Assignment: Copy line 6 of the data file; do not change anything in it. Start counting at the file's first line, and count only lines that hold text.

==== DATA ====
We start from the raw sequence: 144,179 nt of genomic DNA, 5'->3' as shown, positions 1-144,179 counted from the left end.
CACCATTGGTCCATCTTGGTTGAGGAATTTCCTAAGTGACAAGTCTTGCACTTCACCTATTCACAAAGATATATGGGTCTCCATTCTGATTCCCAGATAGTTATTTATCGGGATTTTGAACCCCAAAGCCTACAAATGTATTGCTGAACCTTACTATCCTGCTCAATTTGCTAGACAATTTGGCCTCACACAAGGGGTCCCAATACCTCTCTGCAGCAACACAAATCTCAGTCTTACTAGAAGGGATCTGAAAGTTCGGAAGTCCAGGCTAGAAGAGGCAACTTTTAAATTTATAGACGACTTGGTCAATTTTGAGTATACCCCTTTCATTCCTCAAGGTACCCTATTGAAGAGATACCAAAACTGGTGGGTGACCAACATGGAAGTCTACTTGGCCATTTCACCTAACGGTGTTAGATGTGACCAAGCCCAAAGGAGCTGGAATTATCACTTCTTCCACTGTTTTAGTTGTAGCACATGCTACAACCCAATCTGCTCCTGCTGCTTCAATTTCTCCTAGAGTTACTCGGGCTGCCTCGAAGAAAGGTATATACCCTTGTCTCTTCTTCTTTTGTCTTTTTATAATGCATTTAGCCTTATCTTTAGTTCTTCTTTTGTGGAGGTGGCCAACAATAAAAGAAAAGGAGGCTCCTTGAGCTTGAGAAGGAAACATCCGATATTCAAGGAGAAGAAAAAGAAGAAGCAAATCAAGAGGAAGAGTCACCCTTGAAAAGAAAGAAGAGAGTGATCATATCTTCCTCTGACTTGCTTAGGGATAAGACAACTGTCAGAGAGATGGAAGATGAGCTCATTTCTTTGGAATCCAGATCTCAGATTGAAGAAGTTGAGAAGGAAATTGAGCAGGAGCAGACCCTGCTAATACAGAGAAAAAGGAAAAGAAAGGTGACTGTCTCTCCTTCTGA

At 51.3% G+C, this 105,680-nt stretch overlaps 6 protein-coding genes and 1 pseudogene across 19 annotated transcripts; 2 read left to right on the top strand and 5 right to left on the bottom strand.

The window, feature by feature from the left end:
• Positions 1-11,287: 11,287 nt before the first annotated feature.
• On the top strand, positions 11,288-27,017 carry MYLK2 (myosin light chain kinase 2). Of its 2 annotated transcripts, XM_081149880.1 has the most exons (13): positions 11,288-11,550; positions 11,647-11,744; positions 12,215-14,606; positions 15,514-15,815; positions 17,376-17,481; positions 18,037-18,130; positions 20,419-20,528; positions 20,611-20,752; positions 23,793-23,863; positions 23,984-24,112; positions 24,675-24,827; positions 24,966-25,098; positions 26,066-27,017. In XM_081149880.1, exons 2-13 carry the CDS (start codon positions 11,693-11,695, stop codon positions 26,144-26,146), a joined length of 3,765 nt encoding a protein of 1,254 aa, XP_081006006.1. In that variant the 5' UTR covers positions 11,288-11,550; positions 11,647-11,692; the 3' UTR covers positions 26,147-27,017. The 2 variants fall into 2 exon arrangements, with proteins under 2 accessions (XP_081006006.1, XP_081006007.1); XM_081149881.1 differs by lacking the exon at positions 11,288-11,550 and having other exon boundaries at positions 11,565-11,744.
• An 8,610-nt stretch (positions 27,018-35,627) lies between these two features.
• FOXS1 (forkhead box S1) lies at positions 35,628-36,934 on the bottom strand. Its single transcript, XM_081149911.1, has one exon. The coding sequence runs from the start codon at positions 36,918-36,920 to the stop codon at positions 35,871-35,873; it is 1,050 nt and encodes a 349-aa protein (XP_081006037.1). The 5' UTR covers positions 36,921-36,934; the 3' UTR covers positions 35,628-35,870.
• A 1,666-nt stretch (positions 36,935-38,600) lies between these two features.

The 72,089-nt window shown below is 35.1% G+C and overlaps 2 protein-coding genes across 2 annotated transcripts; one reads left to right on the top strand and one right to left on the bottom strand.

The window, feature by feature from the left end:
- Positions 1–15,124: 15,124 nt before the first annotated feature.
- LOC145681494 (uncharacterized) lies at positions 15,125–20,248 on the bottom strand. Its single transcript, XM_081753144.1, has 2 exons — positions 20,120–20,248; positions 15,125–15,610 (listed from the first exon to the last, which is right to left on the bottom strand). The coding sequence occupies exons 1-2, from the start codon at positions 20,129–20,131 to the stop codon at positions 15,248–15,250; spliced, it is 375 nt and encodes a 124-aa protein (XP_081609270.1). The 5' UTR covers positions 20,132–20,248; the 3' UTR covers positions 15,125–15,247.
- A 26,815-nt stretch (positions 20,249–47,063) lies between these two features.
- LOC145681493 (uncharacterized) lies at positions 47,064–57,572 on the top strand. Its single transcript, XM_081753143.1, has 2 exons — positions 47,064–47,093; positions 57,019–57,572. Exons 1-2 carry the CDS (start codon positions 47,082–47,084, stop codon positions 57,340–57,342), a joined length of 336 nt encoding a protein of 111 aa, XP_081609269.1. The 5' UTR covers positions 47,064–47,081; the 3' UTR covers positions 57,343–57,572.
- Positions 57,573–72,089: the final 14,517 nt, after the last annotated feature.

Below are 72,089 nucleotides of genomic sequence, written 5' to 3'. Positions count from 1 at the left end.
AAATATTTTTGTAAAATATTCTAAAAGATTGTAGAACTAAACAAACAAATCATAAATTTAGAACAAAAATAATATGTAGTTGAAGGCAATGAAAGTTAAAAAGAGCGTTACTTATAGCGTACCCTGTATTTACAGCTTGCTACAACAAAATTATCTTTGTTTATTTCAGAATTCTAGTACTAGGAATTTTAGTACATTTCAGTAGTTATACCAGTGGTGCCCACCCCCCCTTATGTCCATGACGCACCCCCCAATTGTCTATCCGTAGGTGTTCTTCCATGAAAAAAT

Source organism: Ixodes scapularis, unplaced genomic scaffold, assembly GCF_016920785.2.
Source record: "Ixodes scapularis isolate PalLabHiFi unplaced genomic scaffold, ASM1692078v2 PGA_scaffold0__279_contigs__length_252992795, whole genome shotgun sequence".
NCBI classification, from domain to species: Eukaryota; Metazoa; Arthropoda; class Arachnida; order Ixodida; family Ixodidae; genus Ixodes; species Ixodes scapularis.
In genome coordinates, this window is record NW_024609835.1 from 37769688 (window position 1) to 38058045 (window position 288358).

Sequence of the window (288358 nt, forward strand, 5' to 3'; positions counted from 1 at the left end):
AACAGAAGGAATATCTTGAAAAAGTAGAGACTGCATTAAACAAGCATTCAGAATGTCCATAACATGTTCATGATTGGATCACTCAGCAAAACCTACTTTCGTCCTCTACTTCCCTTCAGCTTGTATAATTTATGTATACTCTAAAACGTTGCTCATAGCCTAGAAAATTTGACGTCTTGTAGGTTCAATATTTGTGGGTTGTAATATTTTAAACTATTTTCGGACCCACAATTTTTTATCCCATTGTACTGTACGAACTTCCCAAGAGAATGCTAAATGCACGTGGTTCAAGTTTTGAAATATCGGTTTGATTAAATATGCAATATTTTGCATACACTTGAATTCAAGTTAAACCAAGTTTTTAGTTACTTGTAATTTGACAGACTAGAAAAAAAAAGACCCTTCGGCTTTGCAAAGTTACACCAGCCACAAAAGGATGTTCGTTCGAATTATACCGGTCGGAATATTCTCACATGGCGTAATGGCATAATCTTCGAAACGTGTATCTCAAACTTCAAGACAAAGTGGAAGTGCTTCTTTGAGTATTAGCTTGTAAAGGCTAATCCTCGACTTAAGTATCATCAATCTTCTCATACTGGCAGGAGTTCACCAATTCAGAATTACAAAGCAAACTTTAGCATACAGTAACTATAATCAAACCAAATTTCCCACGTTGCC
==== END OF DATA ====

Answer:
• On the top strand, positions 11,288-27,017 carry MYLK2 (myosin light chain kinase 2). Of its 2 annotated transcripts, XM_081149880.1 has the most exons (13): positions 11,288-11,550; positions 11,647-11,744; positions 12,215-14,606; positions 15,514-15,815; positions 17,376-17,481; positions 18,037-18,130; positions 20,419-20,528; positions 20,611-20,752; positions 23,793-23,863; positions 23,984-24,112; positions 24,675-24,827; positions 24,966-25,098; positions 26,066-27,017. In XM_081149880.1, exons 2-13 carry the CDS (start codon positions 11,693-11,695, stop codon positions 26,144-26,146), a joined length of 3,765 nt encoding a protein of 1,254 aa, XP_081006006.1. In that variant the 5' UTR covers positions 11,288-11,550; positions 11,647-11,692; the 3' UTR covers positions 26,147-27,017. The 2 variants fall into 2 exon arrangements, with proteins under 2 accessions (XP_081006006.1, XP_081006007.1); XM_081149881.1 differs by lacking the exon at positions 11,288-11,550 and having other exon boundaries at positions 11,565-11,744.